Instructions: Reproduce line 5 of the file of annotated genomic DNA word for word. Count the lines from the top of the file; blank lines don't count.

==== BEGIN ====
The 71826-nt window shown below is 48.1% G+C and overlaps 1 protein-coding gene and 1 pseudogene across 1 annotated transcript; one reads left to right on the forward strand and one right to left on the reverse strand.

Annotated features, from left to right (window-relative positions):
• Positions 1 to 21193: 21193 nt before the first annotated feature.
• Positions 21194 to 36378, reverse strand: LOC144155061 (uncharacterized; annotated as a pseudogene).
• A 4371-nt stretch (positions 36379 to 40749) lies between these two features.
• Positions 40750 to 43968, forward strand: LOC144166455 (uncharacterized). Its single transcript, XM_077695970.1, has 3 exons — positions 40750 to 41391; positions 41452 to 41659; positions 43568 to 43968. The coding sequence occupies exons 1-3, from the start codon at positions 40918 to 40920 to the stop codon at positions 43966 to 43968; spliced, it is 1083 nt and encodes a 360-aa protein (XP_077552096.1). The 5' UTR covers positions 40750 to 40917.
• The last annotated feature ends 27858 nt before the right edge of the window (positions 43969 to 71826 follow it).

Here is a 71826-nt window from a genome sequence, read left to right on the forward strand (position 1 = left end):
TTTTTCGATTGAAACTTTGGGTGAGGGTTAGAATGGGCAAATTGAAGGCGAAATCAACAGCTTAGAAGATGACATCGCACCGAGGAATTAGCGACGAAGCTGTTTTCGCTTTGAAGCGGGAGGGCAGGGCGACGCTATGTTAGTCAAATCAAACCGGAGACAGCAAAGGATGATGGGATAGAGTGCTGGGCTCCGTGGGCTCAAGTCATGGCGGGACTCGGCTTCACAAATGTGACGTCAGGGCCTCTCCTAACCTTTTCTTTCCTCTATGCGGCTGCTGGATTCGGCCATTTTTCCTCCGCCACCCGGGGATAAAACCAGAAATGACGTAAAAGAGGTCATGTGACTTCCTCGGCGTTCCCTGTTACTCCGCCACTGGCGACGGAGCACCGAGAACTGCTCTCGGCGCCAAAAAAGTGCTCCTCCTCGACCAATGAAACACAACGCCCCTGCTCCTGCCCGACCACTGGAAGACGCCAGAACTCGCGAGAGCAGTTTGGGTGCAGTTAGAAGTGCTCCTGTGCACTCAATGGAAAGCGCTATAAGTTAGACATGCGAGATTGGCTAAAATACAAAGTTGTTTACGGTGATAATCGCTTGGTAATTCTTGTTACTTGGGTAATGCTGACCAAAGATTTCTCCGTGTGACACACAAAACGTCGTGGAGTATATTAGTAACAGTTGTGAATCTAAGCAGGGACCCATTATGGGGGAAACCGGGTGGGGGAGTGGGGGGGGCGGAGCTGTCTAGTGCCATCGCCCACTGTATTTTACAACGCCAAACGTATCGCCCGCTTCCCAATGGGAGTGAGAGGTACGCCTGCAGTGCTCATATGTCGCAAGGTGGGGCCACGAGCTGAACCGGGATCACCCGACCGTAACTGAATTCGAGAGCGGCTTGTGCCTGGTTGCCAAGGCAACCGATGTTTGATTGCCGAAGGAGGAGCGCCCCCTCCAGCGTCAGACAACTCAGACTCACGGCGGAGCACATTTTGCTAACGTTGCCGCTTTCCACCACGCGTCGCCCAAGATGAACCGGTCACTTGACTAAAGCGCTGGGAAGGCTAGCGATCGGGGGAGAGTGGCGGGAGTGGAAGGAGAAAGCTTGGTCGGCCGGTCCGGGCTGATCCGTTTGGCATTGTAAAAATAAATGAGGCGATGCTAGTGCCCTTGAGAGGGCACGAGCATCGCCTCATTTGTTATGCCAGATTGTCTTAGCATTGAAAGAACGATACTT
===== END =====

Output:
• A 4371-nt stretch (positions 36379 to 40749) lies between these two features.